- Students and teachers alike need time to familiarize themselves and sharpen their basic understanding of the device that they will be using. Most academic improvements with Zheng’s 2016 laptop study came within the second year of implementation. Teachers and students had time the first year to figure out the machine and work out the kinks. In the 2015 study of the iAndover 1:1 Learning Initiative, teachers reported that students had “poor keyboarding skills, minimal troubleshooting skills, and a general lack of computing skills, i.e. uploading work, downloading software, organizing folders, etc.” I can only hope that this school district saw even greater improvements this past school year when examining their data.
What I’d still like to know:
- Does a 1:1 initiative help develop 21st century skills? Based on observations, surveys, and interviews, 21st century skills are being developed, but they are hardly ever systematically measured (Zheng et al, 2016). Is there a survey or specific observation that teachers, administrators, and evaluators can use or look at to see if the skills being developed are preparing students for the world of tomorrow?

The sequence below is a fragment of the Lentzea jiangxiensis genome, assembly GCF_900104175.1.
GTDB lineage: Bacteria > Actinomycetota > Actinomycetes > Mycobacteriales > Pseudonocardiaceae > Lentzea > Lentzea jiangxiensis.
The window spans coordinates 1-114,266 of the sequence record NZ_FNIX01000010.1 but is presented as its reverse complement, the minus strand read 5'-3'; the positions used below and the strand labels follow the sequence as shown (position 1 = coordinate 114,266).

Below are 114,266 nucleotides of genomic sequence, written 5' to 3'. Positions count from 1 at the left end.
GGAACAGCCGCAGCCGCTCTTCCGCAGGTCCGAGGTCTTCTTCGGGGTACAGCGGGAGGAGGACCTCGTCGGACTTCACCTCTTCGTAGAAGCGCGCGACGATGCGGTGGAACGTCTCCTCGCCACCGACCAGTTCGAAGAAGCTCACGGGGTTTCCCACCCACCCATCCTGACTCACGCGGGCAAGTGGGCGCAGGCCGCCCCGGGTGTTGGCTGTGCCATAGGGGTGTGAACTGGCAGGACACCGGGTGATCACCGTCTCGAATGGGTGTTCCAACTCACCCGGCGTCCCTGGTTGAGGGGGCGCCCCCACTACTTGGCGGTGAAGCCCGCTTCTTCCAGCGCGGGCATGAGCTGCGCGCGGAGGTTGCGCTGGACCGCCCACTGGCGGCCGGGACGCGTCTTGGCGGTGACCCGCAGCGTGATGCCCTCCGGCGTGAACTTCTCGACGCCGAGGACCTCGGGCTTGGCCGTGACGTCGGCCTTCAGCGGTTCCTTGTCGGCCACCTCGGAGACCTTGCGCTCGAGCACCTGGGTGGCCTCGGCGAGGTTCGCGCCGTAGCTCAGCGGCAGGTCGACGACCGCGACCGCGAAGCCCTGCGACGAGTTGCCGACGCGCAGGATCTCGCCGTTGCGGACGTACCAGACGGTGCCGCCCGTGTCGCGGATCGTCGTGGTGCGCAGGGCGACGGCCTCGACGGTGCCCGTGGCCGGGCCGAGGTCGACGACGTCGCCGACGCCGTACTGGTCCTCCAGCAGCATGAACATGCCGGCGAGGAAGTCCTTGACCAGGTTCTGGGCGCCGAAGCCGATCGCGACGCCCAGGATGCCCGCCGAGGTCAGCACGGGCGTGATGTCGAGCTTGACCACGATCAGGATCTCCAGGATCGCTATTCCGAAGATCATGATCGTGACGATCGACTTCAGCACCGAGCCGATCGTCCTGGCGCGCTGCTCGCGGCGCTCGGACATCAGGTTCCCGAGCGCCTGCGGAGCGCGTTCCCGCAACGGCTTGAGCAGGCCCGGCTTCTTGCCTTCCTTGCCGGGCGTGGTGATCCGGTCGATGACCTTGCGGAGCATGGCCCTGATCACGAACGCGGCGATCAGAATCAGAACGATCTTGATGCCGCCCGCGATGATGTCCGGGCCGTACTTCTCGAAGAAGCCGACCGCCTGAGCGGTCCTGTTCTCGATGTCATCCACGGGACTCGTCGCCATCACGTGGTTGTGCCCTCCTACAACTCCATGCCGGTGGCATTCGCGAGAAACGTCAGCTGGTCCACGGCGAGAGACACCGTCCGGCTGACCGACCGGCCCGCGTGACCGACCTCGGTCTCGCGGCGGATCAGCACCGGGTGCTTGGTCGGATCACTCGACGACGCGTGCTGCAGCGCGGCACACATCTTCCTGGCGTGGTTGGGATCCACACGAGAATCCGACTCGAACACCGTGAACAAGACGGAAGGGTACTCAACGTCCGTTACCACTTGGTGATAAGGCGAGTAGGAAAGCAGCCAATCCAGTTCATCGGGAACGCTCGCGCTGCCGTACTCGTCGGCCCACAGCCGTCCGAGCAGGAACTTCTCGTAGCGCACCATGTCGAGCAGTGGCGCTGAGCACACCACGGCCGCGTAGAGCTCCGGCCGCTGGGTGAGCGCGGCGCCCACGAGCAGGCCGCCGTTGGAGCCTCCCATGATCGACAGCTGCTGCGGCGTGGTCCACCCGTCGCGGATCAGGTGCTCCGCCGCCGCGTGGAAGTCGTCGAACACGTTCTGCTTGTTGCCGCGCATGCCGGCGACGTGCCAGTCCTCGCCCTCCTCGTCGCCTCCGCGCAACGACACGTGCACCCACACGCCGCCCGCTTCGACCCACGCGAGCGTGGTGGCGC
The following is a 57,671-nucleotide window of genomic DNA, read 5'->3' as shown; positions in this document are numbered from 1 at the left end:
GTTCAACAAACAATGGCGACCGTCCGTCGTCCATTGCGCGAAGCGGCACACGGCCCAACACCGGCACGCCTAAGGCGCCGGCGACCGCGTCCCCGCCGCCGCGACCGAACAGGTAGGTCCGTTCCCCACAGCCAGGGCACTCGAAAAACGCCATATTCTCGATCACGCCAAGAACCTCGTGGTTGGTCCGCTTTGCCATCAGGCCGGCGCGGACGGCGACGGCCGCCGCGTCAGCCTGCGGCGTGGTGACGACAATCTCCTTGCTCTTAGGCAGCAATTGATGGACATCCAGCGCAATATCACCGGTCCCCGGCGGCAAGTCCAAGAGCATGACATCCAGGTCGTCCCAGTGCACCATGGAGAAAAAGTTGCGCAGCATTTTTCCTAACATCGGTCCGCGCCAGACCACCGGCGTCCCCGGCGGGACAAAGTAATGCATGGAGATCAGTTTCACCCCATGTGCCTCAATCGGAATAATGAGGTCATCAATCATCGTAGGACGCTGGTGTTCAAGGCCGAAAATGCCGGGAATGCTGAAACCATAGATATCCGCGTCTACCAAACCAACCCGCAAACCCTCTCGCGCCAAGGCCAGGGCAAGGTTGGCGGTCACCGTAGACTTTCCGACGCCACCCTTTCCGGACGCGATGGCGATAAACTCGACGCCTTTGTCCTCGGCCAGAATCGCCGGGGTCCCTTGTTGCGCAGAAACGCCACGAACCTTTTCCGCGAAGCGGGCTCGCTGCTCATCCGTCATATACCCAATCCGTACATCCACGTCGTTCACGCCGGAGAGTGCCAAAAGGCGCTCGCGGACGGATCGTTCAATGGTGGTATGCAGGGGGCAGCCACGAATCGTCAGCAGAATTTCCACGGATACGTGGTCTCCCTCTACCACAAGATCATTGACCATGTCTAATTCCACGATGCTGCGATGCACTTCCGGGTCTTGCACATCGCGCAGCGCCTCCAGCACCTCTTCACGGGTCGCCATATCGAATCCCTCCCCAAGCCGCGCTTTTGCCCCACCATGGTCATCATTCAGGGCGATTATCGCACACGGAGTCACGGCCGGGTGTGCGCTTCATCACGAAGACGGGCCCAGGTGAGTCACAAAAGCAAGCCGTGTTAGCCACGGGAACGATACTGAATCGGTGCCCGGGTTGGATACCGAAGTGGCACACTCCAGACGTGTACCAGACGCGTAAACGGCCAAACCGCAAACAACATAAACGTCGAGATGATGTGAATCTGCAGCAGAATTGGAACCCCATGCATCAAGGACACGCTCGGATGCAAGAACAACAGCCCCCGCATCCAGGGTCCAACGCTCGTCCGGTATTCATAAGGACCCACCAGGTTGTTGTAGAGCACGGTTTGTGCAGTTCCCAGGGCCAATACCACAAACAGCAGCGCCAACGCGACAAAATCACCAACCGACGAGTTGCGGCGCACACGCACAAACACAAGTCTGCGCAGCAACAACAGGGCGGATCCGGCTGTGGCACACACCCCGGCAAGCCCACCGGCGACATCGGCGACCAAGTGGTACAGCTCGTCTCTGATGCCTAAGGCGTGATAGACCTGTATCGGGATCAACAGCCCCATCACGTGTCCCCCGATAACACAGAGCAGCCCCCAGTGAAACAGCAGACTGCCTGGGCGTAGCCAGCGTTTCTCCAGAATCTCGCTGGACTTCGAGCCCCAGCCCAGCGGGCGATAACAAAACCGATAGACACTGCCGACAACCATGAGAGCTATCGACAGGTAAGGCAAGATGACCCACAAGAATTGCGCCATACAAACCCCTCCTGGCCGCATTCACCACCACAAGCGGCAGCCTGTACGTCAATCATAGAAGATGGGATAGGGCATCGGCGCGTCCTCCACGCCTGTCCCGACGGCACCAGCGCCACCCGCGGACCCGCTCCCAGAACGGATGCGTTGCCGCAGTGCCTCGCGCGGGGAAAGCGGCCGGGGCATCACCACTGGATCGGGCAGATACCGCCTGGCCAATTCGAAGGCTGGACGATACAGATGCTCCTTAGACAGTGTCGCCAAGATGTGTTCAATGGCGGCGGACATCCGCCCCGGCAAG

- How do I prepare teachers to understand that 1:1 will enable their students with the ability to cooperate, connect, solve problems, and be innovative?
How does this apply to me?
- I first looked at my own school district to see if a 1:1 had been tried before. It has/is. I contacted the advisor for the GEAR UP Program that is currently in progress in my school district at the high school. GEAR UP is a grant-based program that provided all 8th grade students with an iPad for school and take home use in the 2012-2013 school year. I received a copy of the 2013-2014 and 2014-2015 usage reports. I like the usage reports – they were very informative. iPad usage was tracked for different uses in and out of school: “leadership development, academic enrichment, rigorous academic curricula, tutoring/homework assistance, student workshops, family/cultural events, counseling/advising/academic planning/career counseling, educational field trips, etc.” The number of students using the iPads dropped from the 2013-2014 school year to the 2014-2015 school year. I would’ve liked to have known if that was from student disinterest, number of devices, or student drop-out/moved out of district. I also would’ve liked to have seen data on in class usage. What classes/teachers encouraged the use of the iPads? How were they used? Since the program has a new advisor, I am curious to see where this goes. I have been in contact with her and hope to see what this past year and next year will bring about.